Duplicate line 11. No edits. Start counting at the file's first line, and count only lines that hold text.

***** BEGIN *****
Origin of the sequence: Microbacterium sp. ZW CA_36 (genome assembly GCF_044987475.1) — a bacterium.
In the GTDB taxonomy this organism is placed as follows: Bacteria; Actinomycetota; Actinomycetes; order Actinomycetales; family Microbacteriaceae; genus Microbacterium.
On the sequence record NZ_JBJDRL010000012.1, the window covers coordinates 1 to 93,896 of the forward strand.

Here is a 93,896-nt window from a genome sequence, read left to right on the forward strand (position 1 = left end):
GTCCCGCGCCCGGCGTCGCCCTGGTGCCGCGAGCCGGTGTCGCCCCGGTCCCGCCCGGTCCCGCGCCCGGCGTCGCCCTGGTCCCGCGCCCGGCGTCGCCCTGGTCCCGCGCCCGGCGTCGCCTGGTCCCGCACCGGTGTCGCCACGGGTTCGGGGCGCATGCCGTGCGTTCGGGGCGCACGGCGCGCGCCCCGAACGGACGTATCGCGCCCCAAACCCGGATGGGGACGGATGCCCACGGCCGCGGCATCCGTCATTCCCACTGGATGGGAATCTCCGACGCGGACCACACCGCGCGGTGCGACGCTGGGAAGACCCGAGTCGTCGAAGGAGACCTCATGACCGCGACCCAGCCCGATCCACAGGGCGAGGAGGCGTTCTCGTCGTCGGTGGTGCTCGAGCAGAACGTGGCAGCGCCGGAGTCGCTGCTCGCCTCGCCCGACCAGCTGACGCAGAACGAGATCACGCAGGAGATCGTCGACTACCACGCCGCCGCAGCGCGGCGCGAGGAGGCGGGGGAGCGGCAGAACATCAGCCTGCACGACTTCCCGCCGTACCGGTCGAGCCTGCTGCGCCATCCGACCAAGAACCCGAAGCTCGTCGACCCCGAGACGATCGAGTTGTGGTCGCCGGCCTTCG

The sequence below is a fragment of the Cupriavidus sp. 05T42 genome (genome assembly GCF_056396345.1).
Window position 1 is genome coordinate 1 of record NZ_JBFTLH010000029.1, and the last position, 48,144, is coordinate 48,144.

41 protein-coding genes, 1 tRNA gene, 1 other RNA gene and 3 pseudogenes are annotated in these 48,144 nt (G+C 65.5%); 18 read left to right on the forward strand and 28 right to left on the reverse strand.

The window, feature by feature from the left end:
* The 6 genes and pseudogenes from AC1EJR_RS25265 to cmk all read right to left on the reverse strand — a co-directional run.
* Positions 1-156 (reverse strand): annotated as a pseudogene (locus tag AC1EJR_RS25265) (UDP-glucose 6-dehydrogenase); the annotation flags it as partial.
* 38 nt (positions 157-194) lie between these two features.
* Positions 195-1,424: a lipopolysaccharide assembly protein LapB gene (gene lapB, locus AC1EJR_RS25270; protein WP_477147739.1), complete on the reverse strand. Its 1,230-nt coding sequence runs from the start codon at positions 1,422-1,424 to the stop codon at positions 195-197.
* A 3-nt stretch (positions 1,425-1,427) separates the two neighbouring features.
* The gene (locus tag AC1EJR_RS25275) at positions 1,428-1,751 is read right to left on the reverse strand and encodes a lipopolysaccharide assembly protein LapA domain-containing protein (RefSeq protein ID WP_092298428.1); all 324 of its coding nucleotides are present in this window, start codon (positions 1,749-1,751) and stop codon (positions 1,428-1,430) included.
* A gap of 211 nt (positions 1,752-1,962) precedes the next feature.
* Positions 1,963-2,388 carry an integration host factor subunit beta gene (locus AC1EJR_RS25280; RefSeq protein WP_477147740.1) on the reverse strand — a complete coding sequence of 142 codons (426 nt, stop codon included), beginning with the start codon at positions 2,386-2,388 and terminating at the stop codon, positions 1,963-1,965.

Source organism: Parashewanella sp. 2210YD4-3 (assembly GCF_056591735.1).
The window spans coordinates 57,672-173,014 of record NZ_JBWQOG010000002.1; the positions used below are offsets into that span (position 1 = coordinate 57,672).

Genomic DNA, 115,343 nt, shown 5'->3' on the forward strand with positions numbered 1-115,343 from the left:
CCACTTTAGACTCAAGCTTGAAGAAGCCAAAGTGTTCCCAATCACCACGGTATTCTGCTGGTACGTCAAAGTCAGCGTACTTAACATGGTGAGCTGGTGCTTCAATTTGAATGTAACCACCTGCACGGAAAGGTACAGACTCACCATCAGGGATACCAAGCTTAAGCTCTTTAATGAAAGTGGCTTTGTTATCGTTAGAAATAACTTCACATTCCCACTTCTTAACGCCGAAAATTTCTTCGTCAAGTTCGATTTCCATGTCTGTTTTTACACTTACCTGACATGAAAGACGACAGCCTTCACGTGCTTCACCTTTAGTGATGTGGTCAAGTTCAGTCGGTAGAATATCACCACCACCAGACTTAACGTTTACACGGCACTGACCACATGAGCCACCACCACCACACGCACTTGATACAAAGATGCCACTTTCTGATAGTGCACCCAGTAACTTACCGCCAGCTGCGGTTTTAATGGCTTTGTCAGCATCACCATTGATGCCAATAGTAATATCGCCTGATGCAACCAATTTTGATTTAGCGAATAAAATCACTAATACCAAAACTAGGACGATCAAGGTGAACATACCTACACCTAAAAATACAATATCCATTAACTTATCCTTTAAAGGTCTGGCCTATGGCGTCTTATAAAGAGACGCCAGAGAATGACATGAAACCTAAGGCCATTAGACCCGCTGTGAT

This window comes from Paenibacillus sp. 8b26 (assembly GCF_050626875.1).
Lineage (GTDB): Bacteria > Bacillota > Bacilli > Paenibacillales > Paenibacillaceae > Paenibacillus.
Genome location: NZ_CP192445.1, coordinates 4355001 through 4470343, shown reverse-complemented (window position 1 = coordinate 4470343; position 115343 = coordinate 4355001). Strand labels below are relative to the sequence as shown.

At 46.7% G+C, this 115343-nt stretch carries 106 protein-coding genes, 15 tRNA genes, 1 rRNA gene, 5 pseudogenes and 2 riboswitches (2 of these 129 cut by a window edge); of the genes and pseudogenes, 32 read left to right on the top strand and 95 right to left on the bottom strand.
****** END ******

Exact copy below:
* Positions 1-156 (reverse strand): annotated as a pseudogene (locus tag AC1EJR_RS25265) (UDP-glucose 6-dehydrogenase); the annotation flags it as partial.